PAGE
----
Starting in the mid-1990s, the Air Force outfitted some cluster bombs with fins and a navigation system that adjusts for the wind.   The new cluster bombs land within 70 feet of a target, compared with 700 or 800 feet in some cases for the models they replaced, Air Force Col. James Knox says.   The CBU-105 (CBU stands for cluster bomb unit) carries 40 "skeet" bomblets.   These "smart" bomblets are designed to self-destruct if they do not detect a valid target and deactivate within minutes if they hit the ground and do not explode.
In Iraq, the Air Force also tried out two new cluster bombs.   Each carried thousands of darts instead of bomblets; the darts can kill and destroy targets.   But there is no dud problem because they don't explode.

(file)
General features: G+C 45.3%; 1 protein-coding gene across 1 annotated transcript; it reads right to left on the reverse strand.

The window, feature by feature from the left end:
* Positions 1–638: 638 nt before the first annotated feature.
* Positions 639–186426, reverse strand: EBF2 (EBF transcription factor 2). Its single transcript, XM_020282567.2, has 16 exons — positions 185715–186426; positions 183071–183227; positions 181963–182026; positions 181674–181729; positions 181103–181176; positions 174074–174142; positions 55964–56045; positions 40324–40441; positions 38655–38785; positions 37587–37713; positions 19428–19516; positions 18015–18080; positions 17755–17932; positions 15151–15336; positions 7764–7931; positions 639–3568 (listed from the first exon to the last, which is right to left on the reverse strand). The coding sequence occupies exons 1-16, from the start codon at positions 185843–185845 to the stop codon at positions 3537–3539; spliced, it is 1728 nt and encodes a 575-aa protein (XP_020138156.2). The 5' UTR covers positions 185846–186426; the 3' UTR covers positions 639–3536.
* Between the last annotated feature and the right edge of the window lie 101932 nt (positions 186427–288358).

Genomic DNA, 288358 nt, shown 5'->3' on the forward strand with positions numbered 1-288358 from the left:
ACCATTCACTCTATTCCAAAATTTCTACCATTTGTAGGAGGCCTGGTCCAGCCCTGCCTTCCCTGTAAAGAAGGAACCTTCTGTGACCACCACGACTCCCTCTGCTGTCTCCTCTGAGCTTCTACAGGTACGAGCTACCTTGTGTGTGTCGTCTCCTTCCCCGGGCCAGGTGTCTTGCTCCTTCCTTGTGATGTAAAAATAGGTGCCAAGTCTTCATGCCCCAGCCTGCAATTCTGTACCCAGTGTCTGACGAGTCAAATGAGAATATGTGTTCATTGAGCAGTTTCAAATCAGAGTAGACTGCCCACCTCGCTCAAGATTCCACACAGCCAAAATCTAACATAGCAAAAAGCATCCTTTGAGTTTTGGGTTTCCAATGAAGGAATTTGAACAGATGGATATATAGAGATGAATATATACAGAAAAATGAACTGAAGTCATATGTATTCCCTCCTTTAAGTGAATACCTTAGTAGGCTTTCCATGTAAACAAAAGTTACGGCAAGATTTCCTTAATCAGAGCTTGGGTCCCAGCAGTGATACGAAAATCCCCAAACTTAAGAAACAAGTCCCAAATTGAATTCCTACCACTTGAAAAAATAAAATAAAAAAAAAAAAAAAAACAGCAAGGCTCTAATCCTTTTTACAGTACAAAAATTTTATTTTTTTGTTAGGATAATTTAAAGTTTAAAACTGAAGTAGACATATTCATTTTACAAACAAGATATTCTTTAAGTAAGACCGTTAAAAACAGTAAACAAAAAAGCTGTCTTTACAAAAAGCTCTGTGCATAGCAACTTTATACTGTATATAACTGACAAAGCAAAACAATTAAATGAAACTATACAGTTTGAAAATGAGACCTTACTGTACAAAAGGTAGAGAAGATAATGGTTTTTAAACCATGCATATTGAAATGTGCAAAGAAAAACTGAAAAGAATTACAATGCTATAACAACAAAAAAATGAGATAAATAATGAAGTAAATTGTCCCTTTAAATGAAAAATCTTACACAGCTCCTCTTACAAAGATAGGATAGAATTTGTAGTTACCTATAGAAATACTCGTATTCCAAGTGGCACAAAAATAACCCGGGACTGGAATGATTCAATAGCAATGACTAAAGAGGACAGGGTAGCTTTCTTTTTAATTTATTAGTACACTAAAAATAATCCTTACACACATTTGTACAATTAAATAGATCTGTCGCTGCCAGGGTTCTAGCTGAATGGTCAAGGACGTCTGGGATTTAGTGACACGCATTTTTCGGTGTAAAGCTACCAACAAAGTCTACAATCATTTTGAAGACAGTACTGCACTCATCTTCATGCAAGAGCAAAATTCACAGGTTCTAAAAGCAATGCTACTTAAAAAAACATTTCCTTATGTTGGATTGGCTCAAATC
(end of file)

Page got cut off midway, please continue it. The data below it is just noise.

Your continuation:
U.S. ground forces won't get improved cluster bombs until at least 2005.   So in Iraq, they used cluster bomblets with dud rates well above the 1% the Pentagon set as its goal in 2001.
"As far as I can tell, it's an Army problem, not an Air Force problem," says John Pike, director of the non-partisan defense think tank GlobalSecurity.org.
The Army's new version of the multiple-launch rocket system (MLRS) warhead is supposed to have nearly twice the range (37 miles vs. 20) of existing rockets.   It also would land within 10 yards of a target compared to within 120 yards.   A global positioning system would improve the rockets' accuracy to contain bomblets to target areas.   Tests are scheduled for the fiscal year that begins Oct. 1, 2005.
Self-destruct fuses for submunitions were tested last summer at the White Sands Missile Range in New Mexico in an effort to eliminate duds.   The Army is adding self-destruct fuses to M42 and M46 bomblets fired by 155 mm artillery.
- By Paul Wiseman, USA TODAY
U.S. forces fired hundreds of cluster weapons into urban areas.
These strikes, from late March to early April, killed dozens and possibly hundreds of Iraqi civilians.